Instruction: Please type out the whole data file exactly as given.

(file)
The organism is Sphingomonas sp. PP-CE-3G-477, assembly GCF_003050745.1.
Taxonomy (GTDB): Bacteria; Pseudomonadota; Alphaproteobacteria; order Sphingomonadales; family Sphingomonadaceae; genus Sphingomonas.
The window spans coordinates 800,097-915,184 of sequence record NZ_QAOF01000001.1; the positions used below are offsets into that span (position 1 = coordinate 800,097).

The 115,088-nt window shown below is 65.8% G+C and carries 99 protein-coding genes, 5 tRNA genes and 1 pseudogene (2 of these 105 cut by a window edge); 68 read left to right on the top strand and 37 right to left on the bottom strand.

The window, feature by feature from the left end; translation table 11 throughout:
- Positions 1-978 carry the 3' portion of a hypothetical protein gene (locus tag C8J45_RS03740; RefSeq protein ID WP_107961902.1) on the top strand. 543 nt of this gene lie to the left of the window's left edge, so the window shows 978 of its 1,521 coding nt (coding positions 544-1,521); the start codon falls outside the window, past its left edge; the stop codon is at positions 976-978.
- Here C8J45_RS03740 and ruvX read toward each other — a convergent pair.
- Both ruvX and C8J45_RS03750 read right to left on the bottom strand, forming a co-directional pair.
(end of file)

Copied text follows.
The organism is Sphingomonas sp. PP-CE-3G-477, assembly GCF_003050745.1.
Taxonomy (GTDB): Bacteria; Pseudomonadota; Alphaproteobacteria; order Sphingomonadales; family Sphingomonadaceae; genus Sphingomonas.
The window spans coordinates 800,097-915,184 of sequence record NZ_QAOF01000001.1; the positions used below are offsets into that span (position 1 = coordinate 800,097).

The 115,088-nt window shown below is 65.8% G+C and carries 99 protein-coding genes, 5 tRNA genes and 1 pseudogene (2 of these 105 cut by a window edge); 68 read left to right on the top strand and 37 right to left on the bottom strand.

The window, feature by feature from the left end; translation table 11 throughout:
- Positions 1-978 carry the 3' portion of a hypothetical protein gene (locus tag C8J45_RS03740; RefSeq protein ID WP_107961902.1) on the top strand. 543 nt of this gene lie to the left of the window's left edge, so the window shows 978 of its 1,521 coding nt (coding positions 544-1,521); the start codon falls outside the window, past its left edge; the stop codon is at positions 976-978.
- Here C8J45_RS03740 and ruvX read toward each other — a convergent pair.
- Both ruvX and C8J45_RS03750 read right to left on the bottom strand, forming a co-directional pair.